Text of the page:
For those of you who are charmed by colorful areas, this could be called a Fun House of Learning, but for an interior decorator, it’s a House of Horrors.

I reside in the In-Your-Face-Yellow room. The color can bring out your sunny personality, or it can give you a killer headache. No matter what, I find our school is a perfect teaching tool for preschoolers to learn their colors.

Get ready, little ones. Your first library experience will be a walking field trip around the school and then it’s time for books – books about colors.

Here are some classic books mixed in with some new ones that are perfect color choices.

Baby Bear Sees Blue by Ashley Wolff

Red Sings from the Treetops:  A Year in Colors written by Joyce Sidman and illustrated by Pamela Zagarenski

In a Blue Room written by Jim Averbeck and illustrated by Tricia Tusa

Dog’s Colorful Day by Emma Dodd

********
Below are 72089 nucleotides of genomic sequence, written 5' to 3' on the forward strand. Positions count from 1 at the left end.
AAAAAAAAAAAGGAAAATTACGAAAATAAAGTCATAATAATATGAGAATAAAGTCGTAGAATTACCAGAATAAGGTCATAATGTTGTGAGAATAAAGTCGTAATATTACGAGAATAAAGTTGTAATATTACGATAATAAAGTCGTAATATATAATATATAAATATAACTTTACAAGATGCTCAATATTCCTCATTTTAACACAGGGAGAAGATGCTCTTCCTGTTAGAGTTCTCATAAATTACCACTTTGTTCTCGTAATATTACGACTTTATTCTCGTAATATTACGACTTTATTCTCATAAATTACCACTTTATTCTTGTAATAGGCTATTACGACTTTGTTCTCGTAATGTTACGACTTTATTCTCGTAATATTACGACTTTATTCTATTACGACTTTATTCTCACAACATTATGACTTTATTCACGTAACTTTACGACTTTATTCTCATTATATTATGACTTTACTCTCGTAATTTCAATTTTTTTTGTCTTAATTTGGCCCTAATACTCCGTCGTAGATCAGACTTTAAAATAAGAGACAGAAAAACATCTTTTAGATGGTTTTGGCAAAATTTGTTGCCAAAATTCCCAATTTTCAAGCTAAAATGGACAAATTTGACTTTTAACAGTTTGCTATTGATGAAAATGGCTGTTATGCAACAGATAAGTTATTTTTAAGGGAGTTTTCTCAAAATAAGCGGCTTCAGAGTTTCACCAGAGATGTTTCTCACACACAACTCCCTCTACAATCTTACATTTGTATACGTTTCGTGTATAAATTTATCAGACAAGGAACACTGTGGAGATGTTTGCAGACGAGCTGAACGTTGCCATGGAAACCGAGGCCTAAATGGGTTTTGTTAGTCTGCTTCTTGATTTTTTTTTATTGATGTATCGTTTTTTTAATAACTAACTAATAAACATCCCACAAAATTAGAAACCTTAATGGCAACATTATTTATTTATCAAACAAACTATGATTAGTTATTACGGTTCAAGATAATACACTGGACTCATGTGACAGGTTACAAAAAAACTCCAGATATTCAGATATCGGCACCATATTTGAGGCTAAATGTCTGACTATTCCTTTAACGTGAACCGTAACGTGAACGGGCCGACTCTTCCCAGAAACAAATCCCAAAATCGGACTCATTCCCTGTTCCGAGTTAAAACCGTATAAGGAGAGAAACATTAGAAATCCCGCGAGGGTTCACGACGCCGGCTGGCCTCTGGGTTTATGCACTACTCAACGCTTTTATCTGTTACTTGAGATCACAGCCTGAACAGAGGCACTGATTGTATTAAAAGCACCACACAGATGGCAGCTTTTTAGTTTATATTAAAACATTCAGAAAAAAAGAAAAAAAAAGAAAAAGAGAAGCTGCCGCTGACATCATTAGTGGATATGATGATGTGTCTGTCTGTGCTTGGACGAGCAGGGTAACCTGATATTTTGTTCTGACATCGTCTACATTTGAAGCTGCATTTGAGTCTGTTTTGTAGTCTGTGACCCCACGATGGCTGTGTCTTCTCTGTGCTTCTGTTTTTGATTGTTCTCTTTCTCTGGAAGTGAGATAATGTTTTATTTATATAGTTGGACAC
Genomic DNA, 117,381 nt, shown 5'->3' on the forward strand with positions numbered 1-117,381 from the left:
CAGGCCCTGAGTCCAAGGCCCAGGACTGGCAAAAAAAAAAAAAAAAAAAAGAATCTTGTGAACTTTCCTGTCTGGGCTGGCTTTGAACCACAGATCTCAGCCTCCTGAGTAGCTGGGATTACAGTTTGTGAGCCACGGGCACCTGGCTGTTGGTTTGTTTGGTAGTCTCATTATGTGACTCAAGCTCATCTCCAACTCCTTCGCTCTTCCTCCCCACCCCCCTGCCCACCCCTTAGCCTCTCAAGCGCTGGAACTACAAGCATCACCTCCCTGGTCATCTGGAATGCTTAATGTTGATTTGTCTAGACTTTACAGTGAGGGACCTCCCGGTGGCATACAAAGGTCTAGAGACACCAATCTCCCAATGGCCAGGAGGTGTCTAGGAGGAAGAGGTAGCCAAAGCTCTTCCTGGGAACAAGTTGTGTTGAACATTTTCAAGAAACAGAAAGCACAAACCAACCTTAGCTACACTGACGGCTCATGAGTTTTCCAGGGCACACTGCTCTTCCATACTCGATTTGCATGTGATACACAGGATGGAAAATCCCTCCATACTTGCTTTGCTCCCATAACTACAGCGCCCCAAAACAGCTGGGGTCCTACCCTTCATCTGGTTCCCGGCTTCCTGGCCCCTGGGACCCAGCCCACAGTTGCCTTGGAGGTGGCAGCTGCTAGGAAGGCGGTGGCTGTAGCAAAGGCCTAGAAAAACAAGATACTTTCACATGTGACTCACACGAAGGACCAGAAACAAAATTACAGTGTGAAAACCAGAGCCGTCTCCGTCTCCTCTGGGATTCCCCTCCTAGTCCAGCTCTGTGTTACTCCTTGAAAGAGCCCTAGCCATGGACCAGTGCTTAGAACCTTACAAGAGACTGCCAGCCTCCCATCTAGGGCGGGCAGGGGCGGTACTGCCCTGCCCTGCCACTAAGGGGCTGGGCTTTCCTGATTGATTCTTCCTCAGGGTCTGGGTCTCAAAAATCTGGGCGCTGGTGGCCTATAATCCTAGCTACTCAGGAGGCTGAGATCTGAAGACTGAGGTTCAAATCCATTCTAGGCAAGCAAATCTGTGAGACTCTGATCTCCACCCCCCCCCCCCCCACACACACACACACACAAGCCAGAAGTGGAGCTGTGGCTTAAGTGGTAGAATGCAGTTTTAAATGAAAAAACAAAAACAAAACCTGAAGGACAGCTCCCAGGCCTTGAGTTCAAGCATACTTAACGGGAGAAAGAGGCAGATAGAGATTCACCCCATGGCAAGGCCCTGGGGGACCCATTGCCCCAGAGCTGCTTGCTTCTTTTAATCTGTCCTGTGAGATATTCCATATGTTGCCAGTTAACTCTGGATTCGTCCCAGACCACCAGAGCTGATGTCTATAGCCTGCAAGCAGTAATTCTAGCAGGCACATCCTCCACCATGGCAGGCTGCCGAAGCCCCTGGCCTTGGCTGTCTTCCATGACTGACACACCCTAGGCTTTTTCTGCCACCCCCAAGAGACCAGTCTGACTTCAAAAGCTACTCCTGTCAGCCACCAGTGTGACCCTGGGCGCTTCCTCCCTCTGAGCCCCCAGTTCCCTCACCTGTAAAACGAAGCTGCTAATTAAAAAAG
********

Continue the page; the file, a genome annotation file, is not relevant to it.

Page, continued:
Brown Bear, Brown Bear, What Do You See? written by Bill Martin, Jr. and illustrated by Eric Carle

Little Blue and Little Yellow by Leo Lionni

A Color of His Own by Leo Lionni

Mouse Paint by Ellen Stoll Walsh

Red Leaf, Yellow Leaf by Lois Ehlert

For Fun:

I Ain’t Gonna Paint No More! written by Karen Beaumont and illustrated by David Catrow

For Art Lovers:

Vincent’s Colors  by The Metropolitan Museum of Art and Vincent van Gogh

Color me read!

The Sound of Music – Forty-Three Years Ago

Posted August 17, 2012 by cathyso3
Categories: Special Days

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Woodstock! I’m not talking about Charles Schultz’s feathered comic strip character. I’m talking about a place where artists like Sly & The Family Stone, The Who, Joan Baez, and Carlos Santana sang songs that included  “I Want to Take You Higher,” “Pinball Wizard,” “Bad Moon Rising,” and “Evil Ways.” Woodstock was a Who’s Who of rock, blues, and folk legends. Word got out that it was the place to go – the place to be.